June 21, 2006


Erie Canal Trail.

Originally uploaded by macwarriorny.

Happy Summer Solstice. In the Wiccan tradition, today is Litha. It is the longest day of the year in the northern hemisphere. Today is officially the first day of summer.

To celebrate the nature-based spiritual vibe I’ve been feeling today, I took a nicely-paced, energetic walk. My walk took me along the historic Erie Canal. It was there that the sounds of the nearby roadways faded away and the sounds of nature came forward with birds singing their song, fish jumping a little bit in the canal and small creatures rustling around in the brush along the trail.

I often use the evening of summer solstice to take a step back and figure out how I’m feeling about things these days. Who am I kidding, I’m always doing that but I like to think it’s a little more special on the longest day of the year. For once, I think I’ll keep my thoughts and observations private and instead I’ll just say, “It’s all good”.

Sunset on Lock 20.

Here is the sun setting on Erie Canal Lock 20. It was a little bit after 9 p.m. (or 2100, as I like to think of it) when I took this picture. A cyclist riding from Buffalo to Albany along the canal trail had just set up camp for the night. I didn’t want to be rude and include his picture on the internet, but I nodded a hello in his direction as he busied himself with his tent.

Happy Litha.


I think the woods out back have become home to a gang of very feisty squirrels. A couple of days ago I noticed that our new cedar bird feeder was lying around the ground. I figured it was a victim of the storms that blew through over the weekend and really didn’t think much more about it, until I went out this morning to hang it back up.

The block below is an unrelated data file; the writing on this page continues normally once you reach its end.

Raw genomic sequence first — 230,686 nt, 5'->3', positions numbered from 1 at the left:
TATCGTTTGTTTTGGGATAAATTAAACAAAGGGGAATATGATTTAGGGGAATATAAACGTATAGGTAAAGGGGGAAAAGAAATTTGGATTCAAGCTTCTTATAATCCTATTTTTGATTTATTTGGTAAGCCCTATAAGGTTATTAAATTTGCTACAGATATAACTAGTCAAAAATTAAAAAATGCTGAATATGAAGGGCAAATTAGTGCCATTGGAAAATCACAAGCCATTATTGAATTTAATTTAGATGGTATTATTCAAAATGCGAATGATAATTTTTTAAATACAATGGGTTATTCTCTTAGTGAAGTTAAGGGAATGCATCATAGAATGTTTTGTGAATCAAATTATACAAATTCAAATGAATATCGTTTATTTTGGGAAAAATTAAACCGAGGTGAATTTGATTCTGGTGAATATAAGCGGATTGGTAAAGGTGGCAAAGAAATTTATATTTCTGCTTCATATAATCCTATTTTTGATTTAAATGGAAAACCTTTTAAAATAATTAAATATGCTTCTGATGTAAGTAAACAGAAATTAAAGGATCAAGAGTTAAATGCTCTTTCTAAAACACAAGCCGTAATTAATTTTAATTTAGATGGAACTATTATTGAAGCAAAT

Upon closer inspection, our National Geographic bird feeder looked like it had been run over by a truck and then beaten to death for extra good measure.

The little stopper that keeps the rain away from the feed had somehow been relocated to the inside bottom of the feeder. The little stands for the cute little chickadees to use as a booth at their favorite diner were ripped out of the plexiglass. And the nylon rope that held the whole affair together had been shredded into a purple mess.

Either we have some birds that are telling me to buy them some better seed or we have some squirrels telling me to put a squirrel feeder in and don’t go light on the mounted corn cobs, bucko. While I was making this discovery early this morning, as I was staggering around the lawn trying to pretend I’m a morning person when I’m really not, I had a fleeting thought that perhaps the birds were mad because the feeder didn’t have an orange roof on it. Years ago my grandfather had painted his bird feeder, quite massive in size now that I think about it, to resemble one of those fine Howard Johnson restaurants. It sat right outside the dining room window, where it provided hours of entertainment by watching the birds come in and out and seeing a few make a wrong turn and consequently smacking into the window. That feeder was always quite busy with many bird families having to maintain a holding pattern until those eating had cleared their dishes and left.

Now that I think about it, Ho Jo’s had some pretty feisty waitresses back in it’s day. Maybe the squirrels are learning something from them.